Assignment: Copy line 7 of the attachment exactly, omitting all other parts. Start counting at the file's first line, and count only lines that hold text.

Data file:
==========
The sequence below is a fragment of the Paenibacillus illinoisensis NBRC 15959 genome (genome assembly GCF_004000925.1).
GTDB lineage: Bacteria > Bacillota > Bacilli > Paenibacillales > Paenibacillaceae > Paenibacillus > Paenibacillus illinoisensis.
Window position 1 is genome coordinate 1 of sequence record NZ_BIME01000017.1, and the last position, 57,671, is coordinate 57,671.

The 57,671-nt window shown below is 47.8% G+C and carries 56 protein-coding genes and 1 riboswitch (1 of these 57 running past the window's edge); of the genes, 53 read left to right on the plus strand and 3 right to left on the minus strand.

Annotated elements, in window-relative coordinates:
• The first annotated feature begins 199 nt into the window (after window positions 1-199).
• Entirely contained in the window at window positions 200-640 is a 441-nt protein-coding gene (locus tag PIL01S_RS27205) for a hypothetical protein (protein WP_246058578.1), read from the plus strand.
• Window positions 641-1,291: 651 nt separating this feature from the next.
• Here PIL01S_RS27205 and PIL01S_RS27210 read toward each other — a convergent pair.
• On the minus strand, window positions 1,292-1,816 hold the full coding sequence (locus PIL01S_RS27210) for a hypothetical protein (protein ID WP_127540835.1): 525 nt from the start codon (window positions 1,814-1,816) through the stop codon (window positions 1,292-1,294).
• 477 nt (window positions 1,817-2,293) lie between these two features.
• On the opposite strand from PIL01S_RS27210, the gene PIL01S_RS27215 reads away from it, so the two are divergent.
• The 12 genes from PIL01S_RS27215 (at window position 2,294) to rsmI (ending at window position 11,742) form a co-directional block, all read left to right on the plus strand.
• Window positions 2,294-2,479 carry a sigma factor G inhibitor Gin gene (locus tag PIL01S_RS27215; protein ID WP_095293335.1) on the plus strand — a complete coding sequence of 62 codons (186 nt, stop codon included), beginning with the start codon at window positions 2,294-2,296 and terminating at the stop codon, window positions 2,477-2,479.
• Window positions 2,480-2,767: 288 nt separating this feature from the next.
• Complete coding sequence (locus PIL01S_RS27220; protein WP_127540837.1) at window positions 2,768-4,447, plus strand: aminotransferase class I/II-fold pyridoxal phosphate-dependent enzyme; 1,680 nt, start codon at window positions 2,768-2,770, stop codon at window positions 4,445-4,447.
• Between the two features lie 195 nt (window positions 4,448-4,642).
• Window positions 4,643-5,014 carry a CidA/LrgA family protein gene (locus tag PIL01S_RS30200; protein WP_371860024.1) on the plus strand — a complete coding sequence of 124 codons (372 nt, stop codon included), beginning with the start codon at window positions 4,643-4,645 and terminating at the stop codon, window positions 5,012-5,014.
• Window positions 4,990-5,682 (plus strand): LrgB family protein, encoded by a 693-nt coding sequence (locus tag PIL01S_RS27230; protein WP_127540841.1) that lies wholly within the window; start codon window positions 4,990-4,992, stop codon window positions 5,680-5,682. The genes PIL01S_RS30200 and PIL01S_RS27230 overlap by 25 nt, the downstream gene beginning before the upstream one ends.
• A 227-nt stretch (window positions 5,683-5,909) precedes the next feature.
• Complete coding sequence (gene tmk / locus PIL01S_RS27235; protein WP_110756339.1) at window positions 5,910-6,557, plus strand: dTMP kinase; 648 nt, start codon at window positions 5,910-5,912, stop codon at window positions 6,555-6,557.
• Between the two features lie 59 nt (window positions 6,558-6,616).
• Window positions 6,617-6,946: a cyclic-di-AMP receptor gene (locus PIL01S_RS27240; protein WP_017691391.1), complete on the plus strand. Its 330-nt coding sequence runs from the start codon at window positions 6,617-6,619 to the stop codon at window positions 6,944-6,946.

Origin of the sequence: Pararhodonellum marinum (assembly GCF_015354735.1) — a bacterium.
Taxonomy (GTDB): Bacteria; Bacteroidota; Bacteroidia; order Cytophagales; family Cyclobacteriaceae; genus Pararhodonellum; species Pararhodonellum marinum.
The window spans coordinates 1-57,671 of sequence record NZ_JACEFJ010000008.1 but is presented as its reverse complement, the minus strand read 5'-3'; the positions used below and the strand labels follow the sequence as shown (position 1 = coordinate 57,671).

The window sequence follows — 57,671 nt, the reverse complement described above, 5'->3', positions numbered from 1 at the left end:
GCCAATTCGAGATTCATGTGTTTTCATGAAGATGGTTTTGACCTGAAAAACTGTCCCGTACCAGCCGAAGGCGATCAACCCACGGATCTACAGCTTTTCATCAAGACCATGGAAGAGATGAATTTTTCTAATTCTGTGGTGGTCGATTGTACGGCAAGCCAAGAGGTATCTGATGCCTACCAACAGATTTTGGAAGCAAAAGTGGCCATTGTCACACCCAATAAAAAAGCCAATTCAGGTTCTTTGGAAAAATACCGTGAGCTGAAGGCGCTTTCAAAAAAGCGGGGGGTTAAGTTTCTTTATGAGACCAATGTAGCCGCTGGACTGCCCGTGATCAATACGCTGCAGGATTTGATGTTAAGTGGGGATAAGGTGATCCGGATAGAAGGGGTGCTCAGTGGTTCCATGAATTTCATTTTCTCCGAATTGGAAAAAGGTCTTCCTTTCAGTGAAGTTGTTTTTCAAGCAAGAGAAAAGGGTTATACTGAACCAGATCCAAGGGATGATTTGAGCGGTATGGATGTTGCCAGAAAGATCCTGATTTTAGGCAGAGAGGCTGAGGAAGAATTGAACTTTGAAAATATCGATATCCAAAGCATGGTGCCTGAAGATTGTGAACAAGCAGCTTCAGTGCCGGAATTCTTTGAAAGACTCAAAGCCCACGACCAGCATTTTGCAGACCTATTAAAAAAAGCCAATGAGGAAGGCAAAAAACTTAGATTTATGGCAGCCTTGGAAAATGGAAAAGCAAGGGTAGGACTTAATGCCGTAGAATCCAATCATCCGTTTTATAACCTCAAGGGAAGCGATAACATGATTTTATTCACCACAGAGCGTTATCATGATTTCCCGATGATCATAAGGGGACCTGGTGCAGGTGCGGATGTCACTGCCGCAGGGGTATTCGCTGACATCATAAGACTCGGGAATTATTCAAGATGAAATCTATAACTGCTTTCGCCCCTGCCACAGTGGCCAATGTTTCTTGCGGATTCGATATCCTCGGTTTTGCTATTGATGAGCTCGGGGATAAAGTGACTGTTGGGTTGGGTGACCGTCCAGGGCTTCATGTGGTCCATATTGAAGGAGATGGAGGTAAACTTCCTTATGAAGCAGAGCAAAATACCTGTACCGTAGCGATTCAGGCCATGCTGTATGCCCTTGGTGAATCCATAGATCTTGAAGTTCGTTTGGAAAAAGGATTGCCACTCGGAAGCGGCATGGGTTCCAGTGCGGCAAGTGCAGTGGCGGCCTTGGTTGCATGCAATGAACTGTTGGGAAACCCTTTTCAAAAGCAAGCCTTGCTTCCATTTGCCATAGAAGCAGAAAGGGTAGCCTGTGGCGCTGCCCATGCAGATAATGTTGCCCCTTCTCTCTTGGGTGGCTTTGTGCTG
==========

• Entirely contained in the window at window positions 200-640 is a 441-nt protein-coding gene (locus tag PIL01S_RS27205) for a hypothetical protein (protein WP_246058578.1), read from the plus strand.